# Polar

The polar of a point with respect to a non-degenerate conic is the line containing all points harmonically conjugate to with respect to the points and of intersection of the conic with secants through (cf. Cross ratio). The point is called the pole. If the point lies outside the conic, then the polar passes through the points of contact of the two tangent lines that can be drawn through (see Fig. a). If the point lies on the curve, then the polar is the tangent to the curve at this point. If the polar of the point passes through a point , then the polar of passes through (see Fig. b). Figure: p073400a Figure: p073400b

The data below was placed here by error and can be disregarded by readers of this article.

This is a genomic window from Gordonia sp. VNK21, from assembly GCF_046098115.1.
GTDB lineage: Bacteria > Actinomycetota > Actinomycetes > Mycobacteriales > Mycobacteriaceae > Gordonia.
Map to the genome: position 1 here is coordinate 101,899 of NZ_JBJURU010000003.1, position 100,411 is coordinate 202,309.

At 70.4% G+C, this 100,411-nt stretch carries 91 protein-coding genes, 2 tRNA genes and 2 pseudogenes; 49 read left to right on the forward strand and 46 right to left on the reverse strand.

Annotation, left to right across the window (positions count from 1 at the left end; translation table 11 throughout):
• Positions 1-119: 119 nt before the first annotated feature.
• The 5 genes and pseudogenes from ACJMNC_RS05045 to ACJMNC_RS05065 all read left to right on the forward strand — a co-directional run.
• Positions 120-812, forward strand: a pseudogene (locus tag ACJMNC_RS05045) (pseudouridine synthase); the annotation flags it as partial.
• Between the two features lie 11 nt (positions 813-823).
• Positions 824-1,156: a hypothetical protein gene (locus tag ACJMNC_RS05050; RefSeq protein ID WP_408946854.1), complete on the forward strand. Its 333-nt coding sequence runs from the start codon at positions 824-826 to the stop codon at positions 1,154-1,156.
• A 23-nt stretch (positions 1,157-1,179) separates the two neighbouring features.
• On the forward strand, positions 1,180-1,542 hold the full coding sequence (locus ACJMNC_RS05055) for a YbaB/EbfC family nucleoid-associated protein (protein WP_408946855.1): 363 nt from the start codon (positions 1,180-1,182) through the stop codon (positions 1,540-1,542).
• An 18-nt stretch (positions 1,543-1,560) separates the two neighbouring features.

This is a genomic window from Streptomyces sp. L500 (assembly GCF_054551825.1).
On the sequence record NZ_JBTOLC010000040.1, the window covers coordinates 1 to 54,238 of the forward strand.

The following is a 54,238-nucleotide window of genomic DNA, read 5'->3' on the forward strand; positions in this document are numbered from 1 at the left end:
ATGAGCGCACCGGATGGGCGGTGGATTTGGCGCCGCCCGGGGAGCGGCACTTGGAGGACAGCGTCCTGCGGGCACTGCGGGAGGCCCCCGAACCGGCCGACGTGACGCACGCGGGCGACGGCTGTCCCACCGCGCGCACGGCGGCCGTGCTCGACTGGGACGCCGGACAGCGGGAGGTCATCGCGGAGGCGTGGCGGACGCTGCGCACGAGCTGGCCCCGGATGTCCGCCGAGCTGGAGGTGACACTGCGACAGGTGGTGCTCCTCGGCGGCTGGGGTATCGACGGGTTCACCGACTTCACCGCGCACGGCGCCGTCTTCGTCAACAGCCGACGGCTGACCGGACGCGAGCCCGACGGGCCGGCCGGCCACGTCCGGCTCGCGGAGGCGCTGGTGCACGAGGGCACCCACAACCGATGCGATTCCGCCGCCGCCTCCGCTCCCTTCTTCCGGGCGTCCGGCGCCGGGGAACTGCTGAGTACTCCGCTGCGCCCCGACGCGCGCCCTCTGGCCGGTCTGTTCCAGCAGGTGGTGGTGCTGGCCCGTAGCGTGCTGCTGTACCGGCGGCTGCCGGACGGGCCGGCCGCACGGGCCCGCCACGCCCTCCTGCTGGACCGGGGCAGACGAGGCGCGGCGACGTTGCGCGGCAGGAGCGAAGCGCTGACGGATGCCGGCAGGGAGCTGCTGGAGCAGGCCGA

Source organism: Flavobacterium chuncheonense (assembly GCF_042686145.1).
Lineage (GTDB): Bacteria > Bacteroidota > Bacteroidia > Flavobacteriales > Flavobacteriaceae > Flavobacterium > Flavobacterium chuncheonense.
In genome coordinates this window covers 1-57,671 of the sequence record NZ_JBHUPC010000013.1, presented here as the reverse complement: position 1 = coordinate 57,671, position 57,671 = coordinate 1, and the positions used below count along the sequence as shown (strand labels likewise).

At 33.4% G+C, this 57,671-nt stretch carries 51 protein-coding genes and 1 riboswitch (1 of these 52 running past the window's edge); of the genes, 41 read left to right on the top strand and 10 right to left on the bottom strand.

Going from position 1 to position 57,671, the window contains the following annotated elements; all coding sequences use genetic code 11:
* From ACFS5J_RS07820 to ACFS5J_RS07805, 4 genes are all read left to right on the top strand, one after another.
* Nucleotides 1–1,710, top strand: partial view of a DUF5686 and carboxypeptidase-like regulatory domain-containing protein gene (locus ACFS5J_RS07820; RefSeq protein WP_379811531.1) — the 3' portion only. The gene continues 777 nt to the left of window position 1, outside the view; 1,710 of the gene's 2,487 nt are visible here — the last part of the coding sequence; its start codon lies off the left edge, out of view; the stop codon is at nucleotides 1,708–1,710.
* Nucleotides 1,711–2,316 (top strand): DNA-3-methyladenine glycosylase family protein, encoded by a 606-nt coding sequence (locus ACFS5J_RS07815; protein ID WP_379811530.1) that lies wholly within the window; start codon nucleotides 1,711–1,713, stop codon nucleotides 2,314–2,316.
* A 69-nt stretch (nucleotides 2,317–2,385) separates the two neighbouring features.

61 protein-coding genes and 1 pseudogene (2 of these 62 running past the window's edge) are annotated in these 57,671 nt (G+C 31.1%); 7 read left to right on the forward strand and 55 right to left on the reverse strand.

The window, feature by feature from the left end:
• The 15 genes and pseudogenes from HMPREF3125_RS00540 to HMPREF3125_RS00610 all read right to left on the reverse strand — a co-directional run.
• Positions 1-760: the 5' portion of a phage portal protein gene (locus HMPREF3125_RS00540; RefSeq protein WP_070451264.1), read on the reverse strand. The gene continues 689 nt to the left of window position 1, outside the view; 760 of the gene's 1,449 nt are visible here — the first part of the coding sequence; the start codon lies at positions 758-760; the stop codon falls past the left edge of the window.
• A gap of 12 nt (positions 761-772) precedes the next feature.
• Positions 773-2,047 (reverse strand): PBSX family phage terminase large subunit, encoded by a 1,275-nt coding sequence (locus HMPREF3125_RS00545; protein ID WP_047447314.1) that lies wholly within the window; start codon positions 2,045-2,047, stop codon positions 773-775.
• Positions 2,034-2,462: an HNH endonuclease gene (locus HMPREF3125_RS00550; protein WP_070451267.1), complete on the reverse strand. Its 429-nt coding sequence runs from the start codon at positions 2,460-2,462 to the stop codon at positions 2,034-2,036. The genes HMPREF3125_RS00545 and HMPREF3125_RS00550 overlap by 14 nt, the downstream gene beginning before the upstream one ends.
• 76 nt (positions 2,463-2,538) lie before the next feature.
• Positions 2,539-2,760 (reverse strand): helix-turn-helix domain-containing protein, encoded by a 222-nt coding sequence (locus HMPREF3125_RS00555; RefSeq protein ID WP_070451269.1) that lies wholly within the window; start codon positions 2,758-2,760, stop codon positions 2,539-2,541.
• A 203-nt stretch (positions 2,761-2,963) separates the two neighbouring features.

Every non-degenerate conic determines a bijection between the set of points of the projective plane and the set of its straight lines, which is a polarity (a polar transformation). Figures that correspond under this transformation are called mutually polar. A figure coinciding with its polar figure is called autopolar, or self-polar (see, for example, the self-polar triangle in Fig. b).

Analogously one defines the polar (polar plane) of a point with respect to a non-degenerate surface of the second order.

The concept of a polar relative to a conic can be generalized to curves of order . Here, a given point of the plane is put into correspondence with polars with respect to the curve. The first of these polars is a curve of order , the second, which is the polar of the given point relative to the first polar, has order , etc., and, finally, the -st polar is a straight line.